Nevertheless, in the first round debrief some participants emphasized the usual argument we hear that ‘the west created the problem, the west must solve it.’ I then ran a hypothetical case in which GHG emissions from all developed nations fall to zero immediately, today, while keeping their first round proposals for China, India, and the other developing nations as they were. The participants saw for themselves that China, India and the developing world would still suffer immensely. This was surprising to them. Digging into the model, they saw that the projected growth in emissions from their own nations become so large that global temperatures continue to rise, leading to harmful impacts on agriculture, water availability, the oceans and sea level. It’s true that most of the emissions to date came from the developed nations, and there can be no solution to the challenge of climate change unless these developed nations make substantial cuts in their emissions, as early as possible. But it’s also true that dramatic cuts in the west aren’t enough: to protect their own interests in a prosperous future, China, India and the developing nations must also build a low carbon economy and cut their own GHG emissions.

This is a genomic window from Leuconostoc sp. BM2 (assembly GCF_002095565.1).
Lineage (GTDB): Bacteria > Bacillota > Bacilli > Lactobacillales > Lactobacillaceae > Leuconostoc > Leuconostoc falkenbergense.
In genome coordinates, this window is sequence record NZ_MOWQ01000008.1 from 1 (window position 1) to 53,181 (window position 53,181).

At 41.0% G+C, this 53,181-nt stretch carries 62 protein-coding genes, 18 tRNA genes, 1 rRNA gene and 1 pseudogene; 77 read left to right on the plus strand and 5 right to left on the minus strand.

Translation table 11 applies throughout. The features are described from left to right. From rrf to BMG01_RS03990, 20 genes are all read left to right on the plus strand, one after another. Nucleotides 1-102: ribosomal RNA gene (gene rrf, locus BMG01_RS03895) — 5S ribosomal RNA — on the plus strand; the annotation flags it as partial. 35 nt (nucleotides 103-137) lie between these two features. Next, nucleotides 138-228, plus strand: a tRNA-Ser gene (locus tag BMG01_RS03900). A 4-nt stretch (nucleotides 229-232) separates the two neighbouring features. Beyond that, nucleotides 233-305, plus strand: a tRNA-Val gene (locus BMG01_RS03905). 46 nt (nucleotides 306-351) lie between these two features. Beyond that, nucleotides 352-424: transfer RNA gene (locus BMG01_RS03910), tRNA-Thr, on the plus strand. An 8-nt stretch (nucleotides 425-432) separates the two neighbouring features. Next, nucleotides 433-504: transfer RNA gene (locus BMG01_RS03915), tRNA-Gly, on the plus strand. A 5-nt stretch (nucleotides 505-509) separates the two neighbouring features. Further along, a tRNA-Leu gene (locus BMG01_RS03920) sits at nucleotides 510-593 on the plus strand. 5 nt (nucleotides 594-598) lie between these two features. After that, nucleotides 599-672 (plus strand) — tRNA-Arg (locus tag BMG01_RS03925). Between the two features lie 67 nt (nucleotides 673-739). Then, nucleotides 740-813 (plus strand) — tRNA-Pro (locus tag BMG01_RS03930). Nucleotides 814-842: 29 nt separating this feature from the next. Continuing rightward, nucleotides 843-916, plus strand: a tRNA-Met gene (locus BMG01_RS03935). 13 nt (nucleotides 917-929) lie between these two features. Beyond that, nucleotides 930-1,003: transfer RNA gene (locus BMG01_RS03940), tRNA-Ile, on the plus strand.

In the next round, the delegates proposed much larger emission cuts for China, India, and the other developing nations — but only after they persuaded the delegates from the developed world to commit to much larger financing — ending with about $150 billion/year to aid the least developed countries (China would not commit, arguing that they would be spending huge sums to transform their own country to a low carbon economy — fair enough, I suppose). Although it’s not realistic, their final policies stabilized CO2 concentrations by 2100 and led to a change in temperature only slightly above 2° C. It was quite impressive. We then talked about feasibility. I’m sure many of them are still skeptical, but there were many interesting comments about ‘seeing the long-term common interests of all nations’ and ‘investing today to protect China tomorrow’.